My name is Sarah and I am from Montreal, Canada. I studied Biology in University and am passionate about conservation. Two months ago, I never would have guessed that I would be in a position to write this short article. When I first saw the posting for an intern position for Orangutan Foundation International, I simply had to apply. What an opportunity! After I submitted my materials, I did not expect to hear back. Neither did I ever imagine I would pass the four stages of interviews and ultimately get the position. Everything went really fast after that as I had to get ready for a year in Indonesia in a little over two weeks.
I have now been at the Orangutan Foundation International Care Centre and Quarantine one week and it went by in a flash. I flew out of Jakarta last Sunday afternoon inbound for Pangkalan Bun. As we were nearing Borneo, it became evident that the smoke from the forest fires below would not allow us to land at our desired destination. Forest fires have been raging here in Indonesia for almost three months, burning the already threatened orangutan habitat. Unfortunately, with an estimated two months left until the dry season, there appears to be little relief in sight. OFI field staff have to fight the flames with the means available to them and hope for the rains to come early. That often means dragging hoses over a kilometer in order to reach the flames.
This dense layer of smoke was my introduction to the third largest island in the world. It is over this thick smoke that we flew to Banjarmasin, in the province of South Kalimantan. There, the visibility was better allowing for our plane to land safely. We were grounded for a few hours until the haze over our destination, Pangkalan Bun, had lifted just enough to permit landing. As I got off the plane, I was greeted by an intense smell of burnt wood. The smoke and fog made for an almost eerie setting. Driving from the airport to the village of Pasir Panjang where I am staying was like driving through a cloud. It was difficult to see further than a couple hundred meters in front of us. I got settled in my home stay, a cute little house off the main road, and went straight to bed. The next day was going to be my first of an orientation period at the Care Centre so I wanted to be well rested.
The following morning, I set off to the Care Center excited and full of anticipation. A new adventure was about to begin. Upon arrival, I was introduced to the very friendly and welcoming staff and immediately got to work. I helped prepare enrichment for the 320 orphan orangutans currently at the Care Centre. The enrichment consists of parcels made from natural items and containing food to stimulate the orangutans and teach them skills they will require when released in the wild. In the afternoon, we brought those treats to the different facilities in the surrounding forest where the orangutan sleeping enclosures are situated, along with fresh fruits and milk. The orangutans seemed very curious and intrigued by this newcomer they had never seen before but eagerly held out their hands to receive their parcels. It was interesting to see how each of them handled the package they received, some tearing it with their teeth, others opening it delicately and with caution.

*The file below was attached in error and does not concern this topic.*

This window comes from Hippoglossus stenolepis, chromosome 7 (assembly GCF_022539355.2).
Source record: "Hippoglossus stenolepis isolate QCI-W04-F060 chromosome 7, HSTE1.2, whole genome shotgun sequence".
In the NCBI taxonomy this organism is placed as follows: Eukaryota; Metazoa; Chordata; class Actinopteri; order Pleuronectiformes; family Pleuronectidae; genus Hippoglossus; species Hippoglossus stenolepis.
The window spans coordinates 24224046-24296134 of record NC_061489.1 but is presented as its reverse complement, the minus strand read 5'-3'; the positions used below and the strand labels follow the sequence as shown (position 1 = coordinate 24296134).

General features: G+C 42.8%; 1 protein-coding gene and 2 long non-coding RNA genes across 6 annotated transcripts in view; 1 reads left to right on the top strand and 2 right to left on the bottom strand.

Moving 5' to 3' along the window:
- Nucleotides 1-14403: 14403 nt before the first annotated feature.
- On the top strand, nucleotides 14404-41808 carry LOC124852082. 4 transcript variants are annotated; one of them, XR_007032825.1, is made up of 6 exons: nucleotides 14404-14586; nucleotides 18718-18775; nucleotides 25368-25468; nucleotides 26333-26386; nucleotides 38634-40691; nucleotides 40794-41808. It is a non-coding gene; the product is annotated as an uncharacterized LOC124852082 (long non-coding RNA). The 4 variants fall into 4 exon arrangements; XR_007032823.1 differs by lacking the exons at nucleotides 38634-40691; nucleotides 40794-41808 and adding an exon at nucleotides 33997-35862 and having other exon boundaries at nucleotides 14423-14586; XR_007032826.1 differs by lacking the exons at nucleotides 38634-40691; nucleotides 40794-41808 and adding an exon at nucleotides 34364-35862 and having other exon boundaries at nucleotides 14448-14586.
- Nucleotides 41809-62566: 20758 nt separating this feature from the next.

On my second day, I was lucky enough to be present when they released the young orangutans in the forest for their daily play session. I only stayed for 5 minutes but still had two juveniles climb in my arms. They pried themselves up by holding on to my clothes and using their long arms to hang on to my neck. I was surprised and pleased at their instant warmth towards me. Orangutans infants in the wild spend most of their time clinging to their mother. It is an innate behavior. That is why the orphans at the Care Centre embrace their caregivers with such affection.
Walking back to my home stay that evening, I stopped on the wooden pathway to listen to the sounds of the rainforest. It was surprisingly loud with the buzzing and trilling of insects and small reptiles. Every so often, birds would join the mix and the result was a cacophony of life. Yet it still felt very peaceful. I was far away from my native Canadian Boreal forest but I still had the same sense of serenity that overtakes me when I stroll through that familiar woodland. To think that this majestic and lively ecosystem is burning to the ground saddens me deeply.
The rest of my week was occupied by providing enrichment to the orangutans as well as the macaques and Malay Sun Bears that have been rescued and brought to the OCCQ. They are currently being cared for at by OFI until they can safely be released back into the wild. I also took part in the mending of one of the playgrounds where the young orangutans are released.
It was a busy and amazing week, full of new experiences and challenges. The coming months will certainly be interesting ones. I can’t wait to see what next week brings but I hope some of it will be rain!